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‘I’m a Muslim Too,’ New Yorkers rally against Muslim ban

20 February 2017 14:52

 

Hundreds of New Yorkers have staged a rally to voice solidarity with Muslims, in the wake of President Donald Trump’s entry ban against people from some Muslim nations.

The protesters marched on Times Square on Sunday while shouting “I’m a Muslim Too,” denouncing Trump’s executive order last month that banned travel from Iran, Iraq, Libya, Somalia, Sudan, Syria and Yemen.

Organized by music producer and businessman Russell Simmons, the event also featured an speech by Mayor Bill de Blasio and Hollywood actress Susan Sarandon.

“Here’s the message I want to give as mayor of this city, to everyone who’s here. Regardless of your faith or your background or where you were born, this is your city,” de Blasio said.

People take part in a rally called I’m a Muslim Too, in Times Square, New York City, February 19, 2017. (Photo by AFP)

“And to everybody, this is your country too. This is your country too. And think about the origins of this country – a country founded by people fleeing religious persecution. A country founded to respect all faiths and all beliefs. This is who we are as Americans, and this must be protected,” he added.

Sarandon also took the stage, calling on all Americans to speak up against Trump, arguing that silence makes them “complicit.”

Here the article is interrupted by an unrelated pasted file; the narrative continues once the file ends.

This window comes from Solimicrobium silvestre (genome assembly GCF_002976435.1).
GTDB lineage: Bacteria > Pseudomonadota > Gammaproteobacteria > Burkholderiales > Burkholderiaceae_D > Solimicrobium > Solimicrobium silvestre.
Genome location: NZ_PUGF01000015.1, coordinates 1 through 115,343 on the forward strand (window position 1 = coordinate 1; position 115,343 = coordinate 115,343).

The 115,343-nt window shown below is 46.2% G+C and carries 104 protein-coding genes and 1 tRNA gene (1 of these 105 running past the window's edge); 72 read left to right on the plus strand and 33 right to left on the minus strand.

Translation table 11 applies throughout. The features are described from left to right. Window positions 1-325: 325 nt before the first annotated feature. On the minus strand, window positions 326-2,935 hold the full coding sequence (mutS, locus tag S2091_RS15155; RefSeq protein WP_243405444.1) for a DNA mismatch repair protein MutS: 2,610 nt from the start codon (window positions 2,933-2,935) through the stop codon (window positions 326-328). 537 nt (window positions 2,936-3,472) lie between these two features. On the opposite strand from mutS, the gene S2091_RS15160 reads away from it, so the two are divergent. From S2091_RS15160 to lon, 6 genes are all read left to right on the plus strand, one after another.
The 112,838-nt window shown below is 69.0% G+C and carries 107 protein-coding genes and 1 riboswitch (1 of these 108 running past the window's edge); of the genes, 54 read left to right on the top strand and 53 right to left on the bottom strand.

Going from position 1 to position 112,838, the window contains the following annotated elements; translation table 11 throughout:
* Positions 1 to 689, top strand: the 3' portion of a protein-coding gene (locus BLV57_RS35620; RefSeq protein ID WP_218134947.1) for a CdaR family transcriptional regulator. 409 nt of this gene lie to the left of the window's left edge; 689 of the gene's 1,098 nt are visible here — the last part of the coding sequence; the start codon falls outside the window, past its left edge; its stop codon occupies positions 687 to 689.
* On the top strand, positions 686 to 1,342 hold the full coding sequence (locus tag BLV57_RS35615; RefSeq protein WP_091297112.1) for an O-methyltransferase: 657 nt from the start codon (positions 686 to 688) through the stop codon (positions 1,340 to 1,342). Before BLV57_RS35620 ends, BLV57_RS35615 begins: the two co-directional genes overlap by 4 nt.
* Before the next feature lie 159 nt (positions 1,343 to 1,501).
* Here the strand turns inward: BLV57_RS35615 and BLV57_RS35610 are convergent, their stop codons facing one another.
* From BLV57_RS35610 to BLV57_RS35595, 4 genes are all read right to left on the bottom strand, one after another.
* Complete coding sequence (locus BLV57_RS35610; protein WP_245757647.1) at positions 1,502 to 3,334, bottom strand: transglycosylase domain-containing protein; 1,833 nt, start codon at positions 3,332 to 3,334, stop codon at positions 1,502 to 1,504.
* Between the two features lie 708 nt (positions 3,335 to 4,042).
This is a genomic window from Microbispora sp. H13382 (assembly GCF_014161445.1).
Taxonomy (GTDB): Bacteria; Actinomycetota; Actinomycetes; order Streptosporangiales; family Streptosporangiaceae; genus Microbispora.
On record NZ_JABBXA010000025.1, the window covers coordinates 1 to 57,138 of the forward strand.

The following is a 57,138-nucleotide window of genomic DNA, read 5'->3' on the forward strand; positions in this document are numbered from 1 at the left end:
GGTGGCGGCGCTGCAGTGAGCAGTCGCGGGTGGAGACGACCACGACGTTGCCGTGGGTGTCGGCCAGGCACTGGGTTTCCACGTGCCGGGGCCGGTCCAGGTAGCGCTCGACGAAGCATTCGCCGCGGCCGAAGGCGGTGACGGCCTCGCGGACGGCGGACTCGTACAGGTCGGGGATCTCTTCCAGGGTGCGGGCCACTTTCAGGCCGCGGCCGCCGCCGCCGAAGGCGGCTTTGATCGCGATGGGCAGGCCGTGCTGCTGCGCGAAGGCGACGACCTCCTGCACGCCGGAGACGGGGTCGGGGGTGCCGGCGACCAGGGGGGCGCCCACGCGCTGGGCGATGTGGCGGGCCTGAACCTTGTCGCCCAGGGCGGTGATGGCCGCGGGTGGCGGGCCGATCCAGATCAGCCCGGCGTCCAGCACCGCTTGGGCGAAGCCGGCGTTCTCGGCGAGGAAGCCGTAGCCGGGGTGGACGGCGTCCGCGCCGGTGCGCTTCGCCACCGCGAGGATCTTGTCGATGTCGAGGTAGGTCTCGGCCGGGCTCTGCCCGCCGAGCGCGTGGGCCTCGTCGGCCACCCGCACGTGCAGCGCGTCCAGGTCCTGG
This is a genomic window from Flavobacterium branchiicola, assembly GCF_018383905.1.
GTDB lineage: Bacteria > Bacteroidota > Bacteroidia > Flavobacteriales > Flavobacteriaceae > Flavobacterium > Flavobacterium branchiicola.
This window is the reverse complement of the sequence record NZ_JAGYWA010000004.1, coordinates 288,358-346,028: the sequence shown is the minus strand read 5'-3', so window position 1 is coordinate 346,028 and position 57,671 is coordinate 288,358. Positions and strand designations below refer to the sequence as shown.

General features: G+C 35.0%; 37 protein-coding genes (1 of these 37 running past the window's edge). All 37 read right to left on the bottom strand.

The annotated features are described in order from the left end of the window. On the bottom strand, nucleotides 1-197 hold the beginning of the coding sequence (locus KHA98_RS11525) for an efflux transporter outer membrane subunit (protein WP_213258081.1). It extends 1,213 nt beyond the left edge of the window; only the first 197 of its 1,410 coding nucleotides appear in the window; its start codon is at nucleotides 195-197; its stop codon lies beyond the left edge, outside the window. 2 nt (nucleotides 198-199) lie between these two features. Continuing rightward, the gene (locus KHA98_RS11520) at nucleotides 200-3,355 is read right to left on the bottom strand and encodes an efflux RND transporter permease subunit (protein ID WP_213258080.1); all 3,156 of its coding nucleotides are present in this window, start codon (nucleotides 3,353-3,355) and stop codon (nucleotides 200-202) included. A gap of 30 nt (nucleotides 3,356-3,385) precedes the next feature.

Simmons, meanwhile, said that Trump was going to “leave a legacy of hate in America,” although the country was moving towards “greater love.”

‘Not My President’

Also on Sunday, thousands of demonstrators across the US marked President’s Day by staging rallies against Trump’s presidency.

Marking the federal holiday, which is held on the third Monday of February, protesters descended upon the streets of at least 25 cities to protest the new Republican president’s dividing policies on immigration.

More protests were scheduled in New York, Los Angeles, Washington, DC, Chicago, Kansas City, Denver, Milwaukee, Salt Lake City and Atlanta on Monday.

Roughly 100 anti-Trump protesters demonstrate peacefully in Market Square in Pittsburgh, Pennsylvania, February 19, 2017. (Photo by AFP)

The Muslim ban, which was introduced on January 28, has stirred outrage both inside the US and abroad.

Traditional US allies like the UK and Germany have also criticized the ban, asking the Trump administration to reconsider it.

Millions of People across the world have held demonstrations to condemn the ban, which also barred Syrian refugees and halted all refugee admission to the US for 120 days.

The ban was put on hold by a federal judge earlier this month. Trump has pledged to introduce a revised version of the measure after losing an appeal bid to reinstate it.

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